Susan here. So goes the nursery rhyme, promising that the crazy weather of March and the rain of April will once again lead to balmy spring days filled with flowers and sunshine. Here in the northern hemisphere with just one week left in March, this month we’ve seen everything from clouds, winds, and rain to sunny warmth and even several inches of snow not long ago. Sun or snow, the hyacinths and daffodils are blooming and the tulips are making their way out of the ground. Today, we have rain and winds again, alas – but we've made it through the equinox, so we know winter is done and spring is on its way.
To celebrate the coming of spring, here are some images in honor of the new season – and in honor of March, some images of wind too — not easy to portray in painting or sculpture!
Monet, Spring, 1872, Walters Art Gallery, Baltimore. I recently saw this beautiful little Monet again at the Walters Gallery, and up close, it's every bit as gorgeous and evocative of springtime as you can imagine. Monet is perhaps the undisputed master of capturing spring in paint on canvas, in color and texture and light. In this and other paintings it is easy to almost feel the warmth of the sun, the scent of flowers and new grass, and a hint of soft, fresh breezes and scudding clouds.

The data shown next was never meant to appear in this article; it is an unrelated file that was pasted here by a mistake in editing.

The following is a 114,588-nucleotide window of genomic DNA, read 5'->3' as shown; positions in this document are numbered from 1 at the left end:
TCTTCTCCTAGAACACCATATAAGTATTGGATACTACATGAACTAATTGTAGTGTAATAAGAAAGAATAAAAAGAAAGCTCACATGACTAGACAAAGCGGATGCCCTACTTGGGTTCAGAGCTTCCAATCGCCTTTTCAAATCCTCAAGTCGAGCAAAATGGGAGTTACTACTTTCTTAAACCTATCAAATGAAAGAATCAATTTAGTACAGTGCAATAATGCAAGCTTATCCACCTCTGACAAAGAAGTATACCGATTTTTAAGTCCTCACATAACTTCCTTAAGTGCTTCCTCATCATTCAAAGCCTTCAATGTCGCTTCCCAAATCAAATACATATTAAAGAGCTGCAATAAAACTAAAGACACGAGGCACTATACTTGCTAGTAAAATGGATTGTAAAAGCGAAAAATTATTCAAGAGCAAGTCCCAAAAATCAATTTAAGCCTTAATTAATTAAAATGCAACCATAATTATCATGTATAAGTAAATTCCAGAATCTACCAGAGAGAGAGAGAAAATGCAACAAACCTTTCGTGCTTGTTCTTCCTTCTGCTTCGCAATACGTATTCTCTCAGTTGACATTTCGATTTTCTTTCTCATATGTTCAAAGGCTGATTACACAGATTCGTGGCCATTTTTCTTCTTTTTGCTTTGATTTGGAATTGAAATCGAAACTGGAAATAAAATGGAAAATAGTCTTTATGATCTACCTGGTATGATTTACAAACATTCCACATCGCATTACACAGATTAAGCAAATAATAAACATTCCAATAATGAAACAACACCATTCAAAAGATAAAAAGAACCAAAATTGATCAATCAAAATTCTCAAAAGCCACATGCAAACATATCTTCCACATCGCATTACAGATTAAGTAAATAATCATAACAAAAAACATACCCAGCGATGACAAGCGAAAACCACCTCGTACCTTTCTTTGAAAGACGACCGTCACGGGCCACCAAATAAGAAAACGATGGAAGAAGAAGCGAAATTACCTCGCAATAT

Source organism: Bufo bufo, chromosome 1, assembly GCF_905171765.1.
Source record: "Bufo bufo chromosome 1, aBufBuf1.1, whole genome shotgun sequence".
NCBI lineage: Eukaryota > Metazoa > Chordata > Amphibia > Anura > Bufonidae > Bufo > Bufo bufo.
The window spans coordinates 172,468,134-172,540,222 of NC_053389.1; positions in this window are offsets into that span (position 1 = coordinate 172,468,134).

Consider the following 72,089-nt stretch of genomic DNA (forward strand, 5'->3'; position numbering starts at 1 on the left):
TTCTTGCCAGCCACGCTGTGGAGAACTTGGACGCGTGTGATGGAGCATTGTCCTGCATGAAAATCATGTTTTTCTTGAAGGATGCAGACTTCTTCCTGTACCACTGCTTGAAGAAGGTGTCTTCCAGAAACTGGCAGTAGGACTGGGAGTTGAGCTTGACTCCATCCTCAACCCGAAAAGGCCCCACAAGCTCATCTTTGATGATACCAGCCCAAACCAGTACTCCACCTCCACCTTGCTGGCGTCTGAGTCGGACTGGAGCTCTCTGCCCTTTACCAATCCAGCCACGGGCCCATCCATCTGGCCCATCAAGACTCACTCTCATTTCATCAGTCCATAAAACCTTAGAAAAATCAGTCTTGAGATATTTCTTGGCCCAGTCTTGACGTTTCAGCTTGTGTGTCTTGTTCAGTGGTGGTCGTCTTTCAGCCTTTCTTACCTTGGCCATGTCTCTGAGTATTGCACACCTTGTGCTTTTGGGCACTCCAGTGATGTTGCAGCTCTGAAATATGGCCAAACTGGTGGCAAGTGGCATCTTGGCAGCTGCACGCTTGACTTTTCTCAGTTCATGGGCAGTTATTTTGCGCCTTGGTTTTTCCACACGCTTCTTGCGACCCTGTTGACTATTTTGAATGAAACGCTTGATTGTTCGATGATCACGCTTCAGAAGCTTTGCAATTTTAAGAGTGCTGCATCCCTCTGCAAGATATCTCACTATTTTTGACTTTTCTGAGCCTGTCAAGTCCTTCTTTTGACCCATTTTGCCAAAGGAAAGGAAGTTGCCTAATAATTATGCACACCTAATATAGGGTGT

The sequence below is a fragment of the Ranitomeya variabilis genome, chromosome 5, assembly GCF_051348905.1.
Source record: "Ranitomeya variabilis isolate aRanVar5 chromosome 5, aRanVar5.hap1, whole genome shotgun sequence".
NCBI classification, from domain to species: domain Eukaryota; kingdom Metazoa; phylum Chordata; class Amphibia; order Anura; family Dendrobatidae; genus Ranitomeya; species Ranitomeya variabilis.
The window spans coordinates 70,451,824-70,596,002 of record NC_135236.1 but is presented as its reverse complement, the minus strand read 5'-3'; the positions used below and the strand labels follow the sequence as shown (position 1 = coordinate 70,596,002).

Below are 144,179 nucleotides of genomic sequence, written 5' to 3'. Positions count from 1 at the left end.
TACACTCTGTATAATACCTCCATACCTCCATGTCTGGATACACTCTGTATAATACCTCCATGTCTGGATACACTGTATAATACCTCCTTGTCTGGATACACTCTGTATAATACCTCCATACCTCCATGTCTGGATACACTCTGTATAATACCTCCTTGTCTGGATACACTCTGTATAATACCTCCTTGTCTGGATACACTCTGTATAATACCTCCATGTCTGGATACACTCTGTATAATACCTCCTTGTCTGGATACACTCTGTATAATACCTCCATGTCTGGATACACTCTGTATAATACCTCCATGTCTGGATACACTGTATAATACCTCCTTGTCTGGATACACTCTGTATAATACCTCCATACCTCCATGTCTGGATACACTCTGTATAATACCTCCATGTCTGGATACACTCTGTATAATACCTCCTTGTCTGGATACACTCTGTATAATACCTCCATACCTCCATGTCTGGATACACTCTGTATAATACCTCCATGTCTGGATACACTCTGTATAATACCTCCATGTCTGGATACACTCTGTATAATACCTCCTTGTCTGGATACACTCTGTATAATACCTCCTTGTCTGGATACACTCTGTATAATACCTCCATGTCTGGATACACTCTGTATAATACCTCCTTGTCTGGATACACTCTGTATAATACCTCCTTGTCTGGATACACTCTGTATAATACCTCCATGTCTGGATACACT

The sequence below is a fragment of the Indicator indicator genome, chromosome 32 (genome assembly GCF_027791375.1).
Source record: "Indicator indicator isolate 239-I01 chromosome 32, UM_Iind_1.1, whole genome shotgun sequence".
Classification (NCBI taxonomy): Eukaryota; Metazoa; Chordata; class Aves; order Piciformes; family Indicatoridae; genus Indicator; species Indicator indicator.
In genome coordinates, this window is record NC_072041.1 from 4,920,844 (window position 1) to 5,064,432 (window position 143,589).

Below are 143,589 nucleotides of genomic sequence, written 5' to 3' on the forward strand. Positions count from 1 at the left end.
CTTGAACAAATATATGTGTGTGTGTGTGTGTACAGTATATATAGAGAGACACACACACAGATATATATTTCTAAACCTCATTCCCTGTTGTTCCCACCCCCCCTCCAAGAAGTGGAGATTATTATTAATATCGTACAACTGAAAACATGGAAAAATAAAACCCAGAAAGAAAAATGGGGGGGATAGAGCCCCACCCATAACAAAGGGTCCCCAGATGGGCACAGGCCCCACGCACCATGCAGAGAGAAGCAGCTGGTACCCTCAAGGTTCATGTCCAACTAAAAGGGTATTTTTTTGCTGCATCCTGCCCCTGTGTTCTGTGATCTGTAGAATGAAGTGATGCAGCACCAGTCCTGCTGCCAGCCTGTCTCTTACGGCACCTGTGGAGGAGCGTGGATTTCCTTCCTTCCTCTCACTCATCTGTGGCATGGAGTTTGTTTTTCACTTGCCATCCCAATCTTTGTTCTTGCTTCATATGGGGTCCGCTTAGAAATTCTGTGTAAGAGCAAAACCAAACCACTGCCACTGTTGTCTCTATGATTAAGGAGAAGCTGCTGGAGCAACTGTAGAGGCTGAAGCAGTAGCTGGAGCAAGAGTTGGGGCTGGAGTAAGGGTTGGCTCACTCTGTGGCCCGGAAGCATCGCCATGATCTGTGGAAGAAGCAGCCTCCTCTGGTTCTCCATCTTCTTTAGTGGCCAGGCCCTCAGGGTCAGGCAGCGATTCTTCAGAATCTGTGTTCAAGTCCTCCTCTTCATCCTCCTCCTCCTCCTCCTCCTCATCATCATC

Monet's gorgeous depiction of Mme. Monet and her son on a windy hill in springtime – in the National Gallery, Washington DC. This painting is just stunning and seems larger than life and filled with springtime breezes.
Above, Monet's depiction of a hillside in springtime, 1873 (Johannesburg Art Gallery). He produced hundreds of views of trees, meadows, and other landscape views in quick studies and more finished work, always with the immediacy of technique that is a hallmark of his style and the Impressionist movement. This one puts you right on the hillside, climbing up beside the flowering bush.
John William Waterhouse, Pre-Raphaelite artist, was a master of atmosphere and romance—and wind! He seems to have particularly loved the challenge – and the beautiful arcs, curves, and shapes – of airy subjects, depicting wind's effect on drapery as it takes on forms of its own. Below, Boreas (the North Wind), 1903 (listed as private collection). It's exquisite, and one of my favorite paintings.
Waterhouse, Windflowers, 1902 (another in a private collection). Here he plays again with a favorite motif – airy beauty, spring winds, draperies, breezes playing hair, and conveying the very real sense of fresh air and springtime.
Above, J.W. Waterhouse, Flora and the Zephyrs, 1898 (private collection) – and below, Thomas Ridgeway Gould, West Wind (Zephyr), marble, 1876, in Rochester. In both paint and stone, depicting an invisible wind is a main focus for the artists and their imagination and skill. What Gould does with stone here is miraculous!
Vincent Van Gogh is another artist fascinated by springtime subjects. He painted numerous versions of orchards and trees in blossom in spring, studying the colors, the light, the movement of breezes through trees. Here's White Orchard, 1888.
This is one of my favorite springtime paintings – Van Gogh's Almond Blossoms, 1890. Almond blossoms were one of his favorite subjects – he painted several versions in studies and finished paintings. This one was meant as a gift for his brother, painted the year that Vincent died.
Spring is here at last! What are you doing to celebrate?